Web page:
North Fork John Day River Hike - West End

Hike Rating: Easy
Hike Length: 10.4 miles roundtrip (variable)
Elevation Gain: 200’
Trailhead Elevation: 3,280’
Best Season: June through September
Driving Access: Any vehicle, with care

Plus Points
• Easy walk on a jeep road and trail along rugged North Fork John Day River canyon
• Last 1.6 miles is in Wilderness Area and entire route is designated wild-and-scenic
• Nice views of the rushing stream, long riffles and pools throughout the hike
• River canyon is cow-free, so meadows and grassy flats along stream are pristine
• Wildflowers into mid-summer, including mock orange, dogwood, lupine and goldenrod
• Many spots to rest and relax at streamside, so one has a choice of hike destinations

Minus Points
• Road along river is closed, but ATVs can access the first 2.3 miles of the hike
• Wilderness portion of trail is not cleared every year, so expect a few downed trees
• Rattlesnakes are a possibility throughout the summer, so be aware

Download (PDF, 864 KB): Photos of North Fork John Day Hike - West End
Download (PDF, 769 KB): Topo Map for North Fork John Day Hike - West End
Download (PDF, 910 KB): Road Map for North Fork John Day Hike - West End

Trail Notes
Map of North Fork John Day River Hike - West End
The hike starts just past the Oriental Creek Campground at the "Road Closed" sign. For the first two miles, the hike follows an old road along the north bank of the river, past flowering mock orange in early July. There are uninterrupted views of the rushing stream in this section, plus some shade from the large trees. The forest cover is diverse within the canyon, including ponderosa pine, larch, douglas fir and lodgepole pine. Much of the lodgepole has been beetle-killed, but the other tree species are large and healthy.

At 2.3 miles, flooding has washed out the roadbed, leaving a narrow trail that can only be negotiated by hikers, equestrians and a few intrepid ATVs. The road gradually deteriorates past the washout, becoming just a rocky track as it approaches the Wilderness boundary. At 3.6 miles, one comes to a wide, well-built footbridge over Big Creek, which marks the start of the Wilderness Area and the limit for motorized traffic.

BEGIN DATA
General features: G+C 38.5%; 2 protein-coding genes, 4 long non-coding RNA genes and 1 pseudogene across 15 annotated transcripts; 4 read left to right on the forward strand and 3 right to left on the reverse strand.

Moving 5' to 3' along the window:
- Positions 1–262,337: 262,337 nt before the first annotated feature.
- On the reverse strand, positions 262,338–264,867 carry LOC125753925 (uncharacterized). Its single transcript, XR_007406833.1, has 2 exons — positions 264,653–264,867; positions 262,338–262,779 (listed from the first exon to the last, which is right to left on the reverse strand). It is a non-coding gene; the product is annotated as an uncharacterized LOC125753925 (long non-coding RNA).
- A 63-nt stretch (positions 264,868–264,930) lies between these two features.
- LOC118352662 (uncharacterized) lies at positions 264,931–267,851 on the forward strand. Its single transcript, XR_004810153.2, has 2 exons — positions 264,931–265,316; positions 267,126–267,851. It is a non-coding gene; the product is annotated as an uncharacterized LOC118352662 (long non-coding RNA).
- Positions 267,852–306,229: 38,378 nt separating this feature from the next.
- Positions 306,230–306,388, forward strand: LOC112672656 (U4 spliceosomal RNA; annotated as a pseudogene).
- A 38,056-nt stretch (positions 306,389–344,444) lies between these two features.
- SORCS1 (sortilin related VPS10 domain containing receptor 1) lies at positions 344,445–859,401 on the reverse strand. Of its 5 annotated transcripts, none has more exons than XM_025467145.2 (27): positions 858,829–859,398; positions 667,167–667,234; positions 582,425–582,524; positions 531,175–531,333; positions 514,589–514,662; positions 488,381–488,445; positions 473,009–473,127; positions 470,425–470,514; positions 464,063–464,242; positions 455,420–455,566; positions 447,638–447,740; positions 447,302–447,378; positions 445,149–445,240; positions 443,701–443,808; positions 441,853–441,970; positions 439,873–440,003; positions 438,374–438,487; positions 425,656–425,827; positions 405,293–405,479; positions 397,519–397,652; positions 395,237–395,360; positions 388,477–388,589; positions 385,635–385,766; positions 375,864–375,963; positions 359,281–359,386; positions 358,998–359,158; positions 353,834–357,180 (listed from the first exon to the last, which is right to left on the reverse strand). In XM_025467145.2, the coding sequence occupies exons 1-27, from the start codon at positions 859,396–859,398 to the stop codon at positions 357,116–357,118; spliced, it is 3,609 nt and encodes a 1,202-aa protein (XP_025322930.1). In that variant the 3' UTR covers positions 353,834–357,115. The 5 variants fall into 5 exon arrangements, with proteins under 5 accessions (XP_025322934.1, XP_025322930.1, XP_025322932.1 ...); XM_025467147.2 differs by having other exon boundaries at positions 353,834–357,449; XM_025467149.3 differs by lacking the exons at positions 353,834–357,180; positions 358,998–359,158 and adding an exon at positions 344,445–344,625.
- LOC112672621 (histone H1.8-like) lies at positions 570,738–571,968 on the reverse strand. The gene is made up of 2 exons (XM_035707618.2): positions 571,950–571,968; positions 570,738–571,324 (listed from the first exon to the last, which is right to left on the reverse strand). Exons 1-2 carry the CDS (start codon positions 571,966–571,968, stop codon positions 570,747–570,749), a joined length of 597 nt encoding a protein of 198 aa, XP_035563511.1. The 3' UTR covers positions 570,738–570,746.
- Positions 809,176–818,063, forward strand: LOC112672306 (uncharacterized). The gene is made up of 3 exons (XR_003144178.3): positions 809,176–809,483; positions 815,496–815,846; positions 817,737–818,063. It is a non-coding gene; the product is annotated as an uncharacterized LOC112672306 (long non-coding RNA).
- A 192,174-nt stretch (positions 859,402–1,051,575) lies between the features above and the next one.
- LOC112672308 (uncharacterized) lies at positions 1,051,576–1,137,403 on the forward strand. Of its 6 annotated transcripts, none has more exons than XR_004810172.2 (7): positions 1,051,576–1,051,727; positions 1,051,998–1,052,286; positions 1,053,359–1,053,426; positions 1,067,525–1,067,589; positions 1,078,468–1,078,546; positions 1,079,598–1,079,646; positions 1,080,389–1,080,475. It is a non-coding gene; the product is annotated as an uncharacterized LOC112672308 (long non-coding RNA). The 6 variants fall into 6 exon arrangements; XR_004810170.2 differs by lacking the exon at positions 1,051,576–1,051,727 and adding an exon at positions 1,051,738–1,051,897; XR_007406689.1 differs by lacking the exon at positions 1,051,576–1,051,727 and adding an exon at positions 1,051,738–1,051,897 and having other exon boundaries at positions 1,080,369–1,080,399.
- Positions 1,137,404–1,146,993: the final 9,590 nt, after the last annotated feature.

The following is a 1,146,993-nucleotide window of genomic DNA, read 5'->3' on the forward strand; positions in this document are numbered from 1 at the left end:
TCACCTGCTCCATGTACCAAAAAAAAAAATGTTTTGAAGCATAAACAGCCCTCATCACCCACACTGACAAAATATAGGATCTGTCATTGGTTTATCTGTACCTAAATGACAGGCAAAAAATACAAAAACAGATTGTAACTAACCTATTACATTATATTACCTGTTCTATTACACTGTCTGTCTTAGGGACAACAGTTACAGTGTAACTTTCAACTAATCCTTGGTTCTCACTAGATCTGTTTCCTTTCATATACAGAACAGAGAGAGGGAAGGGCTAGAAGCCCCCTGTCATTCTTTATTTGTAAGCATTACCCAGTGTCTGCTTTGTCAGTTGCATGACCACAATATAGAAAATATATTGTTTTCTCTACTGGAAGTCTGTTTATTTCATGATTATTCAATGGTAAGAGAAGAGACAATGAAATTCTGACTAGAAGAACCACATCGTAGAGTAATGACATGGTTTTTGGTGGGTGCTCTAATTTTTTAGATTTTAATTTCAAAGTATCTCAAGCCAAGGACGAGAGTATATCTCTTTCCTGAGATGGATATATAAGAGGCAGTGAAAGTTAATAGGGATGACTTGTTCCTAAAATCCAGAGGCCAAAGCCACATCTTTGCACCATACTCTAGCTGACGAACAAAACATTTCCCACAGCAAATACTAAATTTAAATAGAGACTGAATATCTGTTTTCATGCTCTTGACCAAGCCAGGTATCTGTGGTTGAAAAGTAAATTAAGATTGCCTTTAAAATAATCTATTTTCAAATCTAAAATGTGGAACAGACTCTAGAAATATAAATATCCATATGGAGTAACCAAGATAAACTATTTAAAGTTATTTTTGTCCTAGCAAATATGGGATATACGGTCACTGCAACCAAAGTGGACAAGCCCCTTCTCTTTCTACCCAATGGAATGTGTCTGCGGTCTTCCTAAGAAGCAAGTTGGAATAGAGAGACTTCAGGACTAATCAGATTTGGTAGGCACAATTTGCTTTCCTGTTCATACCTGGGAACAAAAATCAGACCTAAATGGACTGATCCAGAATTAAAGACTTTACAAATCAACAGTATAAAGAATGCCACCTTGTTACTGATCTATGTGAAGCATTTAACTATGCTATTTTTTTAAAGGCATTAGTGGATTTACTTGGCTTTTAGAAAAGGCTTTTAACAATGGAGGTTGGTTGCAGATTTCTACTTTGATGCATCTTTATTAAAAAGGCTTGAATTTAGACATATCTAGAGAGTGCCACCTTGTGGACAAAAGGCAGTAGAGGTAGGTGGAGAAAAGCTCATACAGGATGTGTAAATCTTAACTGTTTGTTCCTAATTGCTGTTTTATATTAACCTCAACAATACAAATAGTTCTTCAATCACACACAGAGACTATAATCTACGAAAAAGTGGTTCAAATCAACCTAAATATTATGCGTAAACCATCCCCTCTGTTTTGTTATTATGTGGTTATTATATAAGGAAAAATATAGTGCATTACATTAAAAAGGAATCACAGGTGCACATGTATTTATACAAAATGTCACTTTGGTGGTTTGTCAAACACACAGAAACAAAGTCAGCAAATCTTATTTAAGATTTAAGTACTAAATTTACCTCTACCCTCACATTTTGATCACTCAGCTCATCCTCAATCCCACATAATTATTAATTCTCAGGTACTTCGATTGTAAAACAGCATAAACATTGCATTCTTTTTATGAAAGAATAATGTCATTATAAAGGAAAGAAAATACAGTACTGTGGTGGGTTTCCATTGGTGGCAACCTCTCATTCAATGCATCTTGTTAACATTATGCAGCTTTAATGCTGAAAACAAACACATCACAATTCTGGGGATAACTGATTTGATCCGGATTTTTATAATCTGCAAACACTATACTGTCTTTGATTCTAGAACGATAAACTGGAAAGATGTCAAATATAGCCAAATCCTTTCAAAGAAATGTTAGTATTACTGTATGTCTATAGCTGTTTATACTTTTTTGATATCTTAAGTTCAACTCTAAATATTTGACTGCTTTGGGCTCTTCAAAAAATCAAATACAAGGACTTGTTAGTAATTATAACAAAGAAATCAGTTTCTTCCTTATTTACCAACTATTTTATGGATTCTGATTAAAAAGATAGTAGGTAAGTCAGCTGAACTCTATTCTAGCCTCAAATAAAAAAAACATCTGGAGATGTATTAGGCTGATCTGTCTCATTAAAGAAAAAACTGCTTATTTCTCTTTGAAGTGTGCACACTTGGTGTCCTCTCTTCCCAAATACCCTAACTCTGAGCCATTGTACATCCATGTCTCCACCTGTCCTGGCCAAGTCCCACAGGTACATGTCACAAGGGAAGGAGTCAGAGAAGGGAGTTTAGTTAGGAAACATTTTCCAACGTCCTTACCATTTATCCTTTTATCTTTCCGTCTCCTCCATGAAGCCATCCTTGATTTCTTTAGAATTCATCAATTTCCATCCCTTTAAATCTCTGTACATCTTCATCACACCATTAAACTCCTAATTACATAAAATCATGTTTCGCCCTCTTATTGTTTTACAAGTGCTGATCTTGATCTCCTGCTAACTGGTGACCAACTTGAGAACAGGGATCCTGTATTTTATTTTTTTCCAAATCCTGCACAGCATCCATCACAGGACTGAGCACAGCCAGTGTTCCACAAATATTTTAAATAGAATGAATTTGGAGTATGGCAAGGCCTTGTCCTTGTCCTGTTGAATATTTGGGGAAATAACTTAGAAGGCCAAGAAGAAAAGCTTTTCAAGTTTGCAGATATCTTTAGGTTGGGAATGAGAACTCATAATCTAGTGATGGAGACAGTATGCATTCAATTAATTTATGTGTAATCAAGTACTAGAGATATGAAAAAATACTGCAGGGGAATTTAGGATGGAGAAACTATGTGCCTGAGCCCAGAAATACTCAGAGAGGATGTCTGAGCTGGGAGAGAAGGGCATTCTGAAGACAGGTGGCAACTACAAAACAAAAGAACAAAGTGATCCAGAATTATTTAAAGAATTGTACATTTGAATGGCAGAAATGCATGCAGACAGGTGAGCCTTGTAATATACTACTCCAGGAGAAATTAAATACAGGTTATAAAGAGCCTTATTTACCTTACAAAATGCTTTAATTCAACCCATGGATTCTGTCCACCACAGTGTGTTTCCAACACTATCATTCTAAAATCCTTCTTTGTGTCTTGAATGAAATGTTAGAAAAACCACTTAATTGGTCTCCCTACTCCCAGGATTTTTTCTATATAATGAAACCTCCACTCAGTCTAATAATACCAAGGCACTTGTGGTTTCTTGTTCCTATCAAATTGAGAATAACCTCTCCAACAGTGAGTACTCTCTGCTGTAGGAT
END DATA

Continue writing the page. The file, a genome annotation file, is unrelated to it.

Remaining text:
Past the footbridge, the route becomes a single-track trail that continues along the north bank of the river, on the bed of an old mining road. The river canyon soon narrows and the canyon walls steepen, with picturesque basalt cliffs and outcrops above the trail. At 5.2 miles, just before the trail crosses Corral Creek, there is a nice shady flat along the river under big ponderosas. This can make a nice hike destination — though those with more ambition can continue along the river trail for miles upstream.

Road to Trailhead
From Hwy 395, about 1 mile north of Dale, turn east onto gravel Texas Bar Road. After 0.6 miles, bear left onto Forest Road 55 and drive 4.2 miles to the road junction at Texas Bar.

At this junction, look for Road 5506 continuing up the north bank of the river. Follow Road 5506 for about 7.4 miles, past the Oriental Creek Campground, to the "Road Closed" sign. The last 1.7 miles of Road 5506 to the trailhead is rocky, with a few protruding rocks in the road, so passenger cars need to use caution in this section.

Camping Options
There are three developed campgrounds on the road to the trailhead, each of which has a vault toilet (but no drinking water) and is suitable for tents or travel trailers up to about 25' long. The first is Tollbridge Campground (5 sites) just 1.5 miles from Hwy 395, then Driftwood Campground (6 sites) at 4.3 miles from the highway, and finally Gold Dredge Campground (7 sites) about 7.3 miles from Hwy 395. The fee at each campground was $8.00 per night in 2013. Gas and drinking water are available at the store in Dale.

For tent campers only: Just a few hundred yards south of the trailhead is the Oriental Creek Campground, with 8 campsites and 2 vault toilets, but no drinking water or trash pickup. This is a pleasant site on a thickly forested bench above the North Fork John Day River. Fees were $8.00 per night in 2013.

For dispersed campers: All along the 12 miles of access road leading to the trailhead are dispersed campsites near the river. In fact, there may be as many dispersed campsites as developed sites. Within the first 4 miles of Road 55 are several nice sites in grassy meadows along the river. At 4.8 miles, at the road junction at Texas Bar, there are large dispersed sites for anything from small tents to large RVs. Finally, along Road 5506, there are several dispersed sites below the road, all within about 7 miles of the trailhead.

Agency Contact: Umatilla National Forest, North Fork John Day District, (541) 427-3231

DISCLAIMER: Every effort has been made to ensure the accuracy of this information, but the authors do not guarantee that it is either current or correct. The reader assumes full responsibility for any use of this information, and is encouraged to contact local public land agencies to inquire about current conditions before traveling.

Page last updated: 11/18/13